1.         Police have probable cause to believe that D committed a robbery but they realize they likely do not have enough evidence to convict.  Two officers go to Dís house.  When D answers the door, the officers ask him to accompany them to the station.  He agrees and rides with the officers to the stationhouse.  At the station, he is escorted to an interrogation room.  After he is questioned for about an hour, he gives an incriminating statement about the robbery.  He is then formally placed under arrest, handcuffed and taken for booking.  If D is prosecuted for the robbery, will the statement be suppressed? 

   a) Yes, because the questioning occurred in the coercive environment of the stationhouse and D was not given Miranda warnings.  

   b) Yes, because the officers violated Dís Fourth Amendment rights by making a de facto arrest at his home without a warrant and the statement is the fruit of that 4th Amendment violation.

   c) No, because since D agreed to go to the station, no Miranda warnings were required.

   d) No, unless the investigation had focused exclusively on D at the time he came to the station.

Questions 2 and 3 are based on the following facts:

Driver is pulled over for speeding by Officer Oscar.  While Oscar is obtaining Driverís license and registration, he notices a ďsuspiciousĒ package on the seat behind Driver.  After calling in Driverís license information, Oscar receives a report that Driver is suspected of drug activity.  Oscar decides to do a full custody arrest for the traffic violation (which is permitted in this jurisdiction). 

While waiting for back-up and before placing Driver under formal arrest, Oscar asks Driver several questions about ownership of the vehicle, where he is coming from and going, whether he is involved in any illegal activity, etc. and receives answers from Driver.  Oscar requests permission to search the vehicle, which is denied.  When the back-up officer arrives, Oscar places Driver under arrest, handcuffs him and has the back-up officer transport him to the station.  Oscar remains on the scene and searches the vehicle, finding drugs in the package on the seat.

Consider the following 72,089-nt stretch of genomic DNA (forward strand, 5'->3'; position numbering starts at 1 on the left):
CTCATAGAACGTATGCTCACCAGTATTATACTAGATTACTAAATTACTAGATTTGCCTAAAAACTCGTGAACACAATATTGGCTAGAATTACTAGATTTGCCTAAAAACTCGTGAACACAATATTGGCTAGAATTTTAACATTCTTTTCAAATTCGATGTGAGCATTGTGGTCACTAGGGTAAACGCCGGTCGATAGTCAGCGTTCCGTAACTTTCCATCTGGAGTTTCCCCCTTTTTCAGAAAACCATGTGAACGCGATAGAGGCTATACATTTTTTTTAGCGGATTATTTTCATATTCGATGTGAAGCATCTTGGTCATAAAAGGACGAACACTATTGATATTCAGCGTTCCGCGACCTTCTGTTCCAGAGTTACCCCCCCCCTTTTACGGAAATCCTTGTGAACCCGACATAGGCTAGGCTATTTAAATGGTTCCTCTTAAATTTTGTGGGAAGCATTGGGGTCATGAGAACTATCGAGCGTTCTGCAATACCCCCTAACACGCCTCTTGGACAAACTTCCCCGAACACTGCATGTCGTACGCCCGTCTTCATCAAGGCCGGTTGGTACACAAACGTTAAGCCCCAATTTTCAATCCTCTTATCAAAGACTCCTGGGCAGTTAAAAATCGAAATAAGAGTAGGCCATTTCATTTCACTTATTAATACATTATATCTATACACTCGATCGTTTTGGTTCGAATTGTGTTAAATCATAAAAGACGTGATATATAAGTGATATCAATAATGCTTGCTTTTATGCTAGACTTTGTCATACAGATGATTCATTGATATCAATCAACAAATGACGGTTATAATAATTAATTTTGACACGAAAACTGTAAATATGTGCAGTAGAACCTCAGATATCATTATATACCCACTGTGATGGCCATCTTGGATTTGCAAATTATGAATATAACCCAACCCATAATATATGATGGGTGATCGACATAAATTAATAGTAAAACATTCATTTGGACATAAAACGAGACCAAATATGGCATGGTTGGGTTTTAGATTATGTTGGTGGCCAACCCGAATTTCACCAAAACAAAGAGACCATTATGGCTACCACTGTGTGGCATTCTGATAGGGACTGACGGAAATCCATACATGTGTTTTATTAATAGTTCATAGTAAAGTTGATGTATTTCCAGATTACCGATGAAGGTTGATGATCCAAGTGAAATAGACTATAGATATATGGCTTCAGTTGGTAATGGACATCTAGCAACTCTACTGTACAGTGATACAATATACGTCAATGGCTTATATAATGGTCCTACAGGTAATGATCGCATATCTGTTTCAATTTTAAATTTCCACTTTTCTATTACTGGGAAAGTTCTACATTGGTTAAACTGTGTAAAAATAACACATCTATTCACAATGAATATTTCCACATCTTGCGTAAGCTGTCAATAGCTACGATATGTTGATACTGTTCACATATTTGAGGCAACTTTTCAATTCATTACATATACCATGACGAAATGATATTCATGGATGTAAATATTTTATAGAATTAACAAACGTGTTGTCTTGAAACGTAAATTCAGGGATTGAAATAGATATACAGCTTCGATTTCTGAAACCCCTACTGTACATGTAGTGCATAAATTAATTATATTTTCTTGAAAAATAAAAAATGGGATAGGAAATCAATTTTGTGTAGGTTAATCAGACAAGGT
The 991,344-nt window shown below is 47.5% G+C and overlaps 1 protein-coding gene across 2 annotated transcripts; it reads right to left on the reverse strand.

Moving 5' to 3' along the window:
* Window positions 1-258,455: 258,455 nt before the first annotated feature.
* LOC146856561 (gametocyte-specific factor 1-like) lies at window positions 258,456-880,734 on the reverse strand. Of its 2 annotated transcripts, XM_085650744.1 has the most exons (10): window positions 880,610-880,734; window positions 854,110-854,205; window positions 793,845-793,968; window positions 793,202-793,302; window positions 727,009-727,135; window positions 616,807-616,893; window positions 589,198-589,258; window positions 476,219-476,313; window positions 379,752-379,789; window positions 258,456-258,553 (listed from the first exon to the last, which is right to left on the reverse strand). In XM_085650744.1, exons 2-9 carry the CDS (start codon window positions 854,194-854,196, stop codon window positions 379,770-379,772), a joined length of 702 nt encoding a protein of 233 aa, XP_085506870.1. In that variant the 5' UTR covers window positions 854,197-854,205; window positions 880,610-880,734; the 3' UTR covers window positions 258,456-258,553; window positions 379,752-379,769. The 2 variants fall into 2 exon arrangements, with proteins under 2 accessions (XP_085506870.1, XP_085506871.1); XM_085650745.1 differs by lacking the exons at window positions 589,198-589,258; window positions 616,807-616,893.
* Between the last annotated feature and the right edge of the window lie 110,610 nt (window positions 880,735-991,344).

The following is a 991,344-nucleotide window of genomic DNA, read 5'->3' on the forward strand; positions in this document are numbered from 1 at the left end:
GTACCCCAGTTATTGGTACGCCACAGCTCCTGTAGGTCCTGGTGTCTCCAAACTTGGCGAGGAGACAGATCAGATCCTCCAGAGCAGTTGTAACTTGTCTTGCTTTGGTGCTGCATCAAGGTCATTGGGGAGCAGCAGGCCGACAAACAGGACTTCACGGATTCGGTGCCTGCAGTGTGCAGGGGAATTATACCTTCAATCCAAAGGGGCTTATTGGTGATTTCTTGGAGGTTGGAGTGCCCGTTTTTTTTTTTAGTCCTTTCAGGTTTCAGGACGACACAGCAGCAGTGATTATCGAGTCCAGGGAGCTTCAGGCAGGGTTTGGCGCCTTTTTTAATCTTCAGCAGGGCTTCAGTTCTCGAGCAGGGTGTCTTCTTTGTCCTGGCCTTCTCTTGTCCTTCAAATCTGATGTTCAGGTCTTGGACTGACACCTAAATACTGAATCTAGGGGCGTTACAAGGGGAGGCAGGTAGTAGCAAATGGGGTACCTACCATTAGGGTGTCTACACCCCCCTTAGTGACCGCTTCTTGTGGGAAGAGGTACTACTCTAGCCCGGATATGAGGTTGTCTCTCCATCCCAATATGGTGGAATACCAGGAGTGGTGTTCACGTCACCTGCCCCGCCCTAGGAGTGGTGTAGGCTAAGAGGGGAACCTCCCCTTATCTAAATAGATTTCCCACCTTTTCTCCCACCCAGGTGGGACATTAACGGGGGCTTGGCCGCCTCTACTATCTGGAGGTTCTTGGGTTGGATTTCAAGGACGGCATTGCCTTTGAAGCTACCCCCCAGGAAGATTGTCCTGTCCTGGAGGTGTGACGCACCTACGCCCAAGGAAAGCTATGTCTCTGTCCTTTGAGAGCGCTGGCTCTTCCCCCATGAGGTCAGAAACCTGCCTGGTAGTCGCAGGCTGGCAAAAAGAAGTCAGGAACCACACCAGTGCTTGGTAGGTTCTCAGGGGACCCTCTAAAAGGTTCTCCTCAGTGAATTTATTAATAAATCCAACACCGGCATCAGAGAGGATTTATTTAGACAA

While en route to the station, the back-up officer engages Driver in conversation and asks several questions about his travels and the vehicle he is driving.  In response to these questions, the back-up officer gets information that conflicts with the story Driver told Oscar.  At Driverís trial for possession of drugs with intent to sell, the government wants to introduce the drugs and Driverís inconsistent statements to help establish his knowledge and ownership of the drugs in the car.

2.  Under which of the following theories (if any) are the drugs in the package admissible? 

I. Search incident to a valid custodial arrest, since the package was in the passenger compartment.

II. The automobile exception, due to the inherent mobility of the vehicle.

                             III. Inventory, if the department has a policy that permits impoundment of the vehicle and opening of the package

                                             a) I only                         d)   I and III only  
                                         b) II only                        e)   II and III only
c) III only                        f)   I, II and III  

3.  Assuming the arrest was valid, are the statements Driver made admissible at his trial?     

a) Both statements are admissible, since, regardless of whether there was custody and interrogation, Driver made the statements intending them to be exculpatory and Miranda therefore does not apply.

b) The first statement is admissible since the questioning occurred at a traffic stop before formal arrest; the second statement is admissible since Miranda does not apply in any event to arrests for minor traffic violations.

c) The first statement is admissible since Driver was not yet in custody; the second statement is inadmissible since no warnings were given.

d) Both statements are inadmissible since once Oscar decided to arrest to Driver, he was in custody for purposes of Miranda and warnings were required.

 4. Other than words or actions attendant to arrest or custody, interrogation for purposes of Miranda is either express questioning or the functional equivalent, which is:

a) words or actions by the police which are designed to deliberately elicit an incriminating response.

b) words or actions by the police that a reasonable person would understand as calling for a response.

c) words or actions by the police that they should know are reasonable likely to elicit an incriminating response

d) words or actions by the police that cause the defendant to feel the coercive pressures associated with interrogation.